Deprogramming has been attacked, by cultists and others, on the basis that it is dangerous and illegal to kidnap someone from any organization in which they voluntarily participate. Deprogrammers claim that the voluntary participation is due to "mind control," a controversial theory that a person's thought processes can be changed by outside forces. The existence of mind control is widely disputed, though generally dismissed as pseudoscience by the psychiatric establishment. Even if mind control is possible, it is, of course, virtually impossible to prove that any individual person's mind has been controlled.
During the 1990s, Rick Ross, a noted cult intervention expert who allegedly took part in a number of deprogramming sessions, was sued by a former member of a group called the Life Tabernacle Church after an attempt at intervention was unsuccessful. He was ordered to pay damages of about $5 million, though this amount was later rescinded. This legal case was expanded to include a prominent anti-cult group called the Cult Awareness Network (CAN). The judgement was used to force CAN into bankruptcy, and its name and assets were purchased by a representative of Scientology shortly afterwards. This case was seen as effectively closing the door on the practice of deprogramming.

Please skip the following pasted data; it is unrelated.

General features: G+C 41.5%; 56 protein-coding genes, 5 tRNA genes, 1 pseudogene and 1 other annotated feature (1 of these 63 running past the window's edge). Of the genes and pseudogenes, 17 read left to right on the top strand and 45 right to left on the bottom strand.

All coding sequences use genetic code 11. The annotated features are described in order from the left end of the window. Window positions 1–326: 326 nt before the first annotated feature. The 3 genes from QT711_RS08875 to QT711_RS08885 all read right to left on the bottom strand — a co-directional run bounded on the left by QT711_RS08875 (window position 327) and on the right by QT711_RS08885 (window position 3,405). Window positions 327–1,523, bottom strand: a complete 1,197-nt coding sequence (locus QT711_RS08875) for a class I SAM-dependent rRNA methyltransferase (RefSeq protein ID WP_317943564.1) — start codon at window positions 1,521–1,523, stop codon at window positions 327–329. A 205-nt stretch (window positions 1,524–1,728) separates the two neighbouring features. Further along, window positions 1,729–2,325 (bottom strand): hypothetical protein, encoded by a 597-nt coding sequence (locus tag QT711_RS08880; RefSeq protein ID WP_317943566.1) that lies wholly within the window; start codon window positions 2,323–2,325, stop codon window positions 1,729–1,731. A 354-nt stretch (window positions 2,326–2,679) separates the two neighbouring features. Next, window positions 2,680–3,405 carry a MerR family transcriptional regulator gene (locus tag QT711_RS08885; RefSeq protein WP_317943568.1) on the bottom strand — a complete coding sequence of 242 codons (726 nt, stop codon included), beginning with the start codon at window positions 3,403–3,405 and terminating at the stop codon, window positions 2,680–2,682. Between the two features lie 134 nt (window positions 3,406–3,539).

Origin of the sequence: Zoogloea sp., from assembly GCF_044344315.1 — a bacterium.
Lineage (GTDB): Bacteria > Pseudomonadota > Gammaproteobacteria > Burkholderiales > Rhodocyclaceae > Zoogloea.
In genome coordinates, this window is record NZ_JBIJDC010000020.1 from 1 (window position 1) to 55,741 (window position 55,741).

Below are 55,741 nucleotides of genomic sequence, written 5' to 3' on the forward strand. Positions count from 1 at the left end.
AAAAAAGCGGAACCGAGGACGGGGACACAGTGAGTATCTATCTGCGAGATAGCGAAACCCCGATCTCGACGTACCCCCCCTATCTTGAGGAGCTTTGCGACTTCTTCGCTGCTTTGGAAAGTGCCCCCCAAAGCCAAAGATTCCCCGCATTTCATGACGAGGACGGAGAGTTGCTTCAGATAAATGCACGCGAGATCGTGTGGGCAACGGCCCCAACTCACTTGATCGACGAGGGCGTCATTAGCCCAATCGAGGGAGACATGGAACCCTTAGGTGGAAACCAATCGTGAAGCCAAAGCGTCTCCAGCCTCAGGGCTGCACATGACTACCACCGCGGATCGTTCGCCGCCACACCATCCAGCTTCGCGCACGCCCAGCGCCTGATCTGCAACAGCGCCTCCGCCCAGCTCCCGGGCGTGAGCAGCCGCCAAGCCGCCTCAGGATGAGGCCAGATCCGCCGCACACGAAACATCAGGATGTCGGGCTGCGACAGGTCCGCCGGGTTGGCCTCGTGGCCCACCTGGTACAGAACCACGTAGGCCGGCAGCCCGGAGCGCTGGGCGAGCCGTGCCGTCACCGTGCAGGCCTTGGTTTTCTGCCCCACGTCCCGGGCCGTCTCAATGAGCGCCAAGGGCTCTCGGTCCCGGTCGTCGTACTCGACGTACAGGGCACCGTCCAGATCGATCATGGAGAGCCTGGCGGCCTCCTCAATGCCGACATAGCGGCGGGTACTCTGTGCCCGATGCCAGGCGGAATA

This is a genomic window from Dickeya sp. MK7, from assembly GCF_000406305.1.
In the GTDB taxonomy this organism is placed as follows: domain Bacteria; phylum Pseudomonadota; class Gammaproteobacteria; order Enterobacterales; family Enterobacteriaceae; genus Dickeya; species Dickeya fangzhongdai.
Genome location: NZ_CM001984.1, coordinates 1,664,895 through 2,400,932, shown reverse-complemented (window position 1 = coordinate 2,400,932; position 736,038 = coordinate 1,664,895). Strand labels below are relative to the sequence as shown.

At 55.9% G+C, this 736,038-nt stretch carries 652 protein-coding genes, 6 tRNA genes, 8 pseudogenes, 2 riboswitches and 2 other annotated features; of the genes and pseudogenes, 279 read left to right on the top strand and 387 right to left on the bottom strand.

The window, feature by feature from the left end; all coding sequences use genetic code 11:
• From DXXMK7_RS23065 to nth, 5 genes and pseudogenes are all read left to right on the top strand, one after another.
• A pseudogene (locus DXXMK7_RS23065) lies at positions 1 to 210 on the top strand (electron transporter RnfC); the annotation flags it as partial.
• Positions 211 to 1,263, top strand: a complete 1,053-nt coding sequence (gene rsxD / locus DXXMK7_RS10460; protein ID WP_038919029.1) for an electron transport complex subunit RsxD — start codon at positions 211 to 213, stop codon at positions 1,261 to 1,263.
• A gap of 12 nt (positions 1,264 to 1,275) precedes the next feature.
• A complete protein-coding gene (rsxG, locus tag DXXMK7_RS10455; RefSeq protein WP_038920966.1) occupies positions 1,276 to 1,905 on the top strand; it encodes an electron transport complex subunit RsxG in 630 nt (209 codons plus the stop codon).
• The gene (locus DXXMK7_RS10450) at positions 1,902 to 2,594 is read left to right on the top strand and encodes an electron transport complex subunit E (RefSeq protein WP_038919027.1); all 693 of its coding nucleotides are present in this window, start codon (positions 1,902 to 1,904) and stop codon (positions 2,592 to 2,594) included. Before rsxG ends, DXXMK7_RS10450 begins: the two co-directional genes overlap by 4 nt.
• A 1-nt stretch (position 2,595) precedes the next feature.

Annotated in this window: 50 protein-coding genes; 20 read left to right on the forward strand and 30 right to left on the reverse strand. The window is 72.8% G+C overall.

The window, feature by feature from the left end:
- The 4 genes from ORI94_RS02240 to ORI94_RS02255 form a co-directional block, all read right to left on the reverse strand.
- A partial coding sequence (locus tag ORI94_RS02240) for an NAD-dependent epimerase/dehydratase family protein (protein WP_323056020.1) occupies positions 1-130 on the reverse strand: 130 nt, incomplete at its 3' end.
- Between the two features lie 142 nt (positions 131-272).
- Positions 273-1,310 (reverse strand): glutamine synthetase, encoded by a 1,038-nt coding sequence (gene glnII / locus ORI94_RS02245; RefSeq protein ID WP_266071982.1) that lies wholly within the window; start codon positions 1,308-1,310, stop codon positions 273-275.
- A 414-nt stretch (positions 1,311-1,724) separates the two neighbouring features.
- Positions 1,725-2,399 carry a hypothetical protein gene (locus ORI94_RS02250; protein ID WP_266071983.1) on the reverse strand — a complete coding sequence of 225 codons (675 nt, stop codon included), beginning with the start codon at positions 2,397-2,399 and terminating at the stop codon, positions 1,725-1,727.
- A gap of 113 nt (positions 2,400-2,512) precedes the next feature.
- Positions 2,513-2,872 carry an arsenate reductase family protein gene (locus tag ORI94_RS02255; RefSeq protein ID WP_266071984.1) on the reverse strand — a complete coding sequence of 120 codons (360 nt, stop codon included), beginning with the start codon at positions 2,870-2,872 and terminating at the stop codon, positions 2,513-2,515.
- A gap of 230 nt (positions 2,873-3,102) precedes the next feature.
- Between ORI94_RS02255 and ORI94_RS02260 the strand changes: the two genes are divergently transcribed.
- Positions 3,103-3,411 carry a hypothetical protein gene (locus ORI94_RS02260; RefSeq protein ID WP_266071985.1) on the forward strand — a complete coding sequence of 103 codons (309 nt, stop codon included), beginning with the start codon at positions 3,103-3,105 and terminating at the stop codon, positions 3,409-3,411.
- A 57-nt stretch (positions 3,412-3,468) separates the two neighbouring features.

Deprogramming has fallen into disfavor because of its controversial aspects. As a result of the CAN judgement, a number of prominent anti-cult groupss and persons have distanced themselves from the practice, noting that a less intrusive form of intervention called exit counseling has been shown to be more effective, less harmful, and less likely to lead to legal action. Organizations often referred to as cults, such as Scientology, insist that the practice is still commonplace, and they often make statements that their critics and opponents are "deprogrammers."
Ted Patrick, a pioneer of deprogramming in America, said,
See also Totalitarian religious group.